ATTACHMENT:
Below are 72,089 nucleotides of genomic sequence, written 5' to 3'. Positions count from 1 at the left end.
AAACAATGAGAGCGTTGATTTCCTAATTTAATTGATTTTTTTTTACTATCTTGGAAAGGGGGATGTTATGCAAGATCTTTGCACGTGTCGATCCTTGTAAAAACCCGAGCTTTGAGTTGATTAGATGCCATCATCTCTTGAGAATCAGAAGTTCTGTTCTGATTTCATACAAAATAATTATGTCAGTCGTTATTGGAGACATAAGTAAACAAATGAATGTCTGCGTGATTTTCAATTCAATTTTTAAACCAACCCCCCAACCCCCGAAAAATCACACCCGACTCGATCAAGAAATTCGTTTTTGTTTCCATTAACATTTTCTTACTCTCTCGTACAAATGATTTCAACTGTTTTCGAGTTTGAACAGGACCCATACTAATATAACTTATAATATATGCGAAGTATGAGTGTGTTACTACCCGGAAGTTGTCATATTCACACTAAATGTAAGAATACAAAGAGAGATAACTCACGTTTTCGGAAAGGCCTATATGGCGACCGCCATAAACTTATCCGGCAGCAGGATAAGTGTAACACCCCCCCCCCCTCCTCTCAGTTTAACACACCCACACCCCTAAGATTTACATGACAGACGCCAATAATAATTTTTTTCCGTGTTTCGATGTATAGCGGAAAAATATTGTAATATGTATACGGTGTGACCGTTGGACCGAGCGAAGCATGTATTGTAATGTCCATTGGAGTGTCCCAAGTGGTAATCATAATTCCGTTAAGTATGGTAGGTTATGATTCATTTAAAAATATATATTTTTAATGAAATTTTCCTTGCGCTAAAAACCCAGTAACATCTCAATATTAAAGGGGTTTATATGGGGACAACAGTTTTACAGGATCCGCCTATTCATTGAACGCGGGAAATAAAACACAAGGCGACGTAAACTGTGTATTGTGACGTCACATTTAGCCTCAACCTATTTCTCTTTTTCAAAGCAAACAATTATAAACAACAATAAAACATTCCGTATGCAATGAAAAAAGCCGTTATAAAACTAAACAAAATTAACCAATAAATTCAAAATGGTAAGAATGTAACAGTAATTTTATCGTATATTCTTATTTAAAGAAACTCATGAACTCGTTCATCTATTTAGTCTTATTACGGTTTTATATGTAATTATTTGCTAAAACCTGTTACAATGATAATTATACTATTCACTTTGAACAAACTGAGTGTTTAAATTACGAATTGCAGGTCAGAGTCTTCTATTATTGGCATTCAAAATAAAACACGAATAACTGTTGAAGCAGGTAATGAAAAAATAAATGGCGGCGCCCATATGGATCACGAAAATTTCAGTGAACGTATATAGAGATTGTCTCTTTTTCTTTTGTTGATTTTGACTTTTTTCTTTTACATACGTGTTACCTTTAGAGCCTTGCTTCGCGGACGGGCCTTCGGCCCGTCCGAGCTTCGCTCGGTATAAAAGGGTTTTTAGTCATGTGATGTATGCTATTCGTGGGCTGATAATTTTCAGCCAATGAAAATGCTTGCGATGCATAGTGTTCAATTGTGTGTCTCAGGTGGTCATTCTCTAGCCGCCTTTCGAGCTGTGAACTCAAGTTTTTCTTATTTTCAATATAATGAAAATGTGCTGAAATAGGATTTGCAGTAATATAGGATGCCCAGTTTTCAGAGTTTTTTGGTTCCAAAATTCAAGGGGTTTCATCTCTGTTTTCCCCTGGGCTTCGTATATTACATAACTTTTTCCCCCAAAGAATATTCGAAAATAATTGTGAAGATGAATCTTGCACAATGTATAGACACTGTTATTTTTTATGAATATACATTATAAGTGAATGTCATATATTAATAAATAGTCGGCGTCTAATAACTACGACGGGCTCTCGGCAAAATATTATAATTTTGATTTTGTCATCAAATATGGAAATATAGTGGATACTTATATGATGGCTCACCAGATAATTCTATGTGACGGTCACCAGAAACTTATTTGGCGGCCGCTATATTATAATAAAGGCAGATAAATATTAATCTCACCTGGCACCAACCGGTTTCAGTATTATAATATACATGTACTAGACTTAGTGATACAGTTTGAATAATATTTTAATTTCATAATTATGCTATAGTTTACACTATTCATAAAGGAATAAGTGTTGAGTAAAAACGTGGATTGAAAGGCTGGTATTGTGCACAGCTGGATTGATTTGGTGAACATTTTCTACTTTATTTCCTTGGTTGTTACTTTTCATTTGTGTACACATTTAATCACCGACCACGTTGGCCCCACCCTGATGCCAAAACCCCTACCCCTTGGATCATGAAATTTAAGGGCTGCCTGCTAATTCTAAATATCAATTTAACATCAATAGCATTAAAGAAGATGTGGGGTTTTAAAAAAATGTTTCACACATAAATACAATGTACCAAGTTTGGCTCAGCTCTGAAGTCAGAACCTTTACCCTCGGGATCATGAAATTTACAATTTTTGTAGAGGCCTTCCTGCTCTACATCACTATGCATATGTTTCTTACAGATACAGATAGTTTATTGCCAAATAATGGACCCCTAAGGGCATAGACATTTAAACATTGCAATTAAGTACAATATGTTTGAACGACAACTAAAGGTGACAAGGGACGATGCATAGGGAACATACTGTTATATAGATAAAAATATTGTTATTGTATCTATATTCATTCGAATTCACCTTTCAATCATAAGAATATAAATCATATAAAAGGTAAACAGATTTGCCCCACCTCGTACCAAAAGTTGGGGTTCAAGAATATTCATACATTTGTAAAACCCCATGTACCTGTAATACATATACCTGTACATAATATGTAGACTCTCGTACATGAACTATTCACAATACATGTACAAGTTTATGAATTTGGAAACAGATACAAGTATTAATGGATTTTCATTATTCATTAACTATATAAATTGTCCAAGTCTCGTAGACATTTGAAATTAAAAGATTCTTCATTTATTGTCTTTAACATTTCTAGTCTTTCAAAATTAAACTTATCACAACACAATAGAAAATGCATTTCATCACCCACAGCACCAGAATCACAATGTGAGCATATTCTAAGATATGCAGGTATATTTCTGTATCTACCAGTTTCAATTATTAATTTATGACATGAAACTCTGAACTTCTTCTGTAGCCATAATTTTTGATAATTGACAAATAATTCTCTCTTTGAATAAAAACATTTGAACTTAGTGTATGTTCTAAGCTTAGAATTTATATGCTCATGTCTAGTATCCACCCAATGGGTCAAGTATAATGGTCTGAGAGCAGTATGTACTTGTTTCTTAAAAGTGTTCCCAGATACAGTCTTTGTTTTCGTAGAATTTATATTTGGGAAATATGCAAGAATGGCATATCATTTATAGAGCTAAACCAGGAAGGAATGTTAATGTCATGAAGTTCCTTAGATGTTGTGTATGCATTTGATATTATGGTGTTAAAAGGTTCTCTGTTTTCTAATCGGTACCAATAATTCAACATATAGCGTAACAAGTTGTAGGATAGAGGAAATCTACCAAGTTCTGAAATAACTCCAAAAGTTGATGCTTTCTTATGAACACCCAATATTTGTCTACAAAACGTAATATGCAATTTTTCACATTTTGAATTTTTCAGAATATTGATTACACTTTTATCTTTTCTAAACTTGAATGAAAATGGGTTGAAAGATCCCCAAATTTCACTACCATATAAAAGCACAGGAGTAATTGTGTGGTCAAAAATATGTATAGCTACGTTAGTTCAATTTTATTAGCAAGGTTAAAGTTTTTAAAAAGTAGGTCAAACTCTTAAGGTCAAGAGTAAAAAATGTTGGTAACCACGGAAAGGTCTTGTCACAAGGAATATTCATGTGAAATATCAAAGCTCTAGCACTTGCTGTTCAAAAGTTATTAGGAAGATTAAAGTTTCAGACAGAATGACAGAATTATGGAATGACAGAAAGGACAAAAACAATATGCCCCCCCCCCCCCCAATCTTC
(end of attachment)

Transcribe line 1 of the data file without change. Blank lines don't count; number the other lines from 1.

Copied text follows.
Below are 72,089 nucleotides of genomic sequence, written 5' to 3'. Positions count from 1 at the left end.